Romans 11:18 continues, “Do not boast against the branches. But if you do boast, remember that you do not support the root, but the root supports you.” Here’s the first command. “Do not boast.” Let me ask you a question. Is it not boasting when we disregard the debt that we have to everyone who came before? Is it not boasting when we conclude that God’s done with Israel? Is it not a boast when we say that we’ve taken their place, that all the Old Testament promises were spiritual in nature, and we’ve become “spiritual Israel” and therefore God is done with them? I’ve even heard Christians say today, if the nation of Israel is wiped off the map, doesn’t make any difference at all. It’s blasphemous. I hear pastors say, this doesn’t matter if Iran wipes Israel out. It doesn’t have anything to do with us at all. Really? Are we not boasting against the route on which we’re built? I think we are. Romans 11:19 anticipates the reader’s questions. “You will say to me then. Branches were broken off that I might be grafted in.” in other words, “God got rid of them so that He could pull me in.” And that obviously makes me superior and inconsequential. Romans 11:20, continues, “Well said. Because of unbelief, they were broken off. And you stand by faith.” Do not be haughty, but fear.” I wonder how much real fear there is in any of us of failing to play the part that God intends us to play in this most crucial time of church history. Romans 11:21, says “If God did not spare the natural branches, He may not spare you either.” Is Paul anticipating something here? Romans 11:22, “Therefore consider the goodness and the severity of God.” If you have never been through a time of real scourging, if you’ve never been in a time when God has chastened you severely, this is what Paul is talking about. He’s saying that “the blessed hope” has severity mixed in with mercy.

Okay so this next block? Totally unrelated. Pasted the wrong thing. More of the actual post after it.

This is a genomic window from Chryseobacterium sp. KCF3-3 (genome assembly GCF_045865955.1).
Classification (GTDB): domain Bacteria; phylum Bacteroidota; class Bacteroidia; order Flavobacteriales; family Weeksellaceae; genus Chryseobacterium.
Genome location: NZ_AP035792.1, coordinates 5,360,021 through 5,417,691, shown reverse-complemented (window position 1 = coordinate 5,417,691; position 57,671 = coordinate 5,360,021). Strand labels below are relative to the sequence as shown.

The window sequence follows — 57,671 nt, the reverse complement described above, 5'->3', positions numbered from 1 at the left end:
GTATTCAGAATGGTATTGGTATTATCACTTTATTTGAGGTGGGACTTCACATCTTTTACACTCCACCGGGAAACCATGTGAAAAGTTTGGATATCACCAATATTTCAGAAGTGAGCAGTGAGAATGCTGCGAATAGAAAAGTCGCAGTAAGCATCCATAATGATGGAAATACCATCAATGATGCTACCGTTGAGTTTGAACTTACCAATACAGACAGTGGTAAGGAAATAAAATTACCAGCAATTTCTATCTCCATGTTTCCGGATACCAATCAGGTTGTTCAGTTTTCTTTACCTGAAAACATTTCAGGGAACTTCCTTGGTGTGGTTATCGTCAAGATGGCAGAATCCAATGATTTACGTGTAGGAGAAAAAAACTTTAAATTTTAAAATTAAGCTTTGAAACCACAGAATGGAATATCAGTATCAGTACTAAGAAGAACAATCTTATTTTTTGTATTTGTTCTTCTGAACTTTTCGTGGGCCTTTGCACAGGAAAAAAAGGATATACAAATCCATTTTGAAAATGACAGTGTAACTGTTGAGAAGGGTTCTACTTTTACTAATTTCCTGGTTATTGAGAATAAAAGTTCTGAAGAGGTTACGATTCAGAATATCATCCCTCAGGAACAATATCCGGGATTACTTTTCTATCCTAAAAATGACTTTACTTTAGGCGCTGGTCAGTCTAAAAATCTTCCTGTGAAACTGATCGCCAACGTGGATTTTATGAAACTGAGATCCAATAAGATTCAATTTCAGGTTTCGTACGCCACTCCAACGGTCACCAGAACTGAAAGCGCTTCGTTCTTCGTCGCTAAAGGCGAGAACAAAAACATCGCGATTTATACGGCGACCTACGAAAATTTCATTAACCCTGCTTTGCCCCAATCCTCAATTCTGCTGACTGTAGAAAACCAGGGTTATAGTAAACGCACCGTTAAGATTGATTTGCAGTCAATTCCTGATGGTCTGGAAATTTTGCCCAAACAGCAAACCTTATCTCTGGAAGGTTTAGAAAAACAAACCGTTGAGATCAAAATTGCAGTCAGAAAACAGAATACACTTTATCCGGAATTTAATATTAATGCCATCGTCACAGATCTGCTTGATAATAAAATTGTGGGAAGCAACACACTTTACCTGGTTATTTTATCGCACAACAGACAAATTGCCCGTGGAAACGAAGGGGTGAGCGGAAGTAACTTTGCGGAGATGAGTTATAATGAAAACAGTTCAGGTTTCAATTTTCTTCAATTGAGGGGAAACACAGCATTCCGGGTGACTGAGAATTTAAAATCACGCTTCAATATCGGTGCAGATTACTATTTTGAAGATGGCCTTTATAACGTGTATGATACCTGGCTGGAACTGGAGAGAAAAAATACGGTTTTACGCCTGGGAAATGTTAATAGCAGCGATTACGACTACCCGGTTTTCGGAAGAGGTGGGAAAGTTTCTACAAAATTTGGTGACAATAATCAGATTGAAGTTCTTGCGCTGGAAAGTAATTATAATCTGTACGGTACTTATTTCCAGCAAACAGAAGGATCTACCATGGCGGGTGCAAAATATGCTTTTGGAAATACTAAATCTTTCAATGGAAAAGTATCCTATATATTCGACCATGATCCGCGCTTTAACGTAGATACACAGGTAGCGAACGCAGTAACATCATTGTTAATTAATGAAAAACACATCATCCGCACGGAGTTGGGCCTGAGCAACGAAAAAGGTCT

What follows the Rapture? We call it the Bema Seat of Christ– a place of reward and loss. So, “Consider the goodness and the severity of God: on those who fell, severity.” How severe has God been to the people He chose? 2000 years of wandering, hatred, maligning, and persecution. Yet, the worst is yet to come. Romans 11:22 says of God’s goodness and severity “on those who fell, severely; but toward you, goodness, if you continue in this goodness.” Is the church continuing in that goodness? Do we recognize that mercy came to us through Jesus Christ, the Jew? Have we somehow lifted Christ up out of His genealogical roots and forgotten what Paul told us at the beginning of the book of Romans, that Christ was made of “the seed of David according to the flesh.” And we should never forget that all down through the ages, men and women shed their blood, sacrifice their lives, poured out their tears in order that God might bring through that people the Savior of the world.

Paul finishes the thought “…if you continue in His goodness. Otherwise, you also will be cut off.” This is a prophecy of the rapture of the church. Paul is anticipating is that the church, in the end will fail for the most part. We see it all around us. We do not pray for the nation of Israel. We do not stand up for the nation of Israel. We do not fulfill our role as a believer priest. Oh, we’re thankful that we’re believer priests. That means I can walk into the throne room of God at any time. I can come boldly to the throne of grace. I can stand with a fallen, open face before the Lord Jesus Christ. I can know that my sins are forgiven. I can know that He’s there any time I need him. This is so self-focused. You have a role to play, and your priesthood has a focus because it is a priesthood after the order of Melchizedek. And that should mean something.